STEPHANOPOULOS: I want to put up this chart that shows 84 percent of the budget goes to entitlements, Medicare and Social Security, defense, Homeland Security, interest on the debt that isn't being touched by you or the Republican Party so far in the budget proposals they've pushed, put forward. Is that in fact going to be necessary to really get a handle on the U.S. debt and deficits?
LEW: George, when the commission was created, it was given the target of bringing the deficit down to three percent of our economy. That's a level that's sustainable. We're paying our current bills. Not adding to our debt. The President's budget that we're putting out today achieves that goal. And it achieves it by touching not just the areas we were discussing earlier, but by touching almost every part of the budget. You know, I've been doing this almost 30 years. I think if you look over the course of the last three decades, it's not possible, I think, to come up with an example where putting a controversial proposal out there has really made the difference in terms of bridging the bipartisan chasm that you need to get it done.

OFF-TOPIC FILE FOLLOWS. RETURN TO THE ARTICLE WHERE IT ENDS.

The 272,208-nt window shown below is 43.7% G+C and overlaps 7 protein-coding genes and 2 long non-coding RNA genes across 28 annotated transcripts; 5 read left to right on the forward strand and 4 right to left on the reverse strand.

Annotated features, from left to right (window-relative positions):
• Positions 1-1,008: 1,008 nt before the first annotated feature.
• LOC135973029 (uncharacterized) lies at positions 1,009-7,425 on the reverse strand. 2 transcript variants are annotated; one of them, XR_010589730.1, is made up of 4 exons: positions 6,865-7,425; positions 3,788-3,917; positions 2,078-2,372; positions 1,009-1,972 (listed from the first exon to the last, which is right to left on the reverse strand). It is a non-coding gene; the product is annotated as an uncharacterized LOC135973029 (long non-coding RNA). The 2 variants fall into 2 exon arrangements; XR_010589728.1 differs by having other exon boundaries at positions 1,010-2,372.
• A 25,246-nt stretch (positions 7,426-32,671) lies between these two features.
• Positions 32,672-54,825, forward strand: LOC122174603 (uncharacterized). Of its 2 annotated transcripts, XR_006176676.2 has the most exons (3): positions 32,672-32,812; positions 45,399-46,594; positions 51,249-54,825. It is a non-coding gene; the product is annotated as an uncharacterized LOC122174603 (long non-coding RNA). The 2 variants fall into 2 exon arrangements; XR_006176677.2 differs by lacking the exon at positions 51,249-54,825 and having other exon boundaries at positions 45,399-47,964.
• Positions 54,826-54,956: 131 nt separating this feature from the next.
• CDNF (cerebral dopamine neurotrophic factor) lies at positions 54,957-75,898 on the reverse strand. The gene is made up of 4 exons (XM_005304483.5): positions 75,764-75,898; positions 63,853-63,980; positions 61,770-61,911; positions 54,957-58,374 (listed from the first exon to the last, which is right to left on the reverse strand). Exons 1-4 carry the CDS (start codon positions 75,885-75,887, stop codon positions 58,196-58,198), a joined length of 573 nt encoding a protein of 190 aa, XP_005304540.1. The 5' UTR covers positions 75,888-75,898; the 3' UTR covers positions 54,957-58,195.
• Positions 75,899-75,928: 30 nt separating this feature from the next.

STEPHANOPOULOS: Finally, when you were last budget director under President Clinton, you left that job with a surplus in the United States budget. Are we going to see that again in our lifetimes?
LEW: George, I wish I could stand here and say that we were on the edge of a surplus. When I left, my last day in office, I went to Congress and testified and projected $5.6 trillion surplus for the next ten years. I came back ten years later to look at projections of over $10 trillion of debt over the next ten years. It's enough to break your heart. It's going to take us a lot of hard work just to get to the point where we're not adding to the debt. That's what this budget sets the course for us to do and it's just a down payment. We then need to work together to finish the job and get back to the place to talk about balancing the budget but it's going to take a while and it's going to take a lot of tough decisions. And there will be painful choices.
STEPHANOPOULOS: Okay, Jack Lew. Thanks very much.
— Scott Whitlock is a news analyst for the Media Research Center. Click here to follow him on Twitter.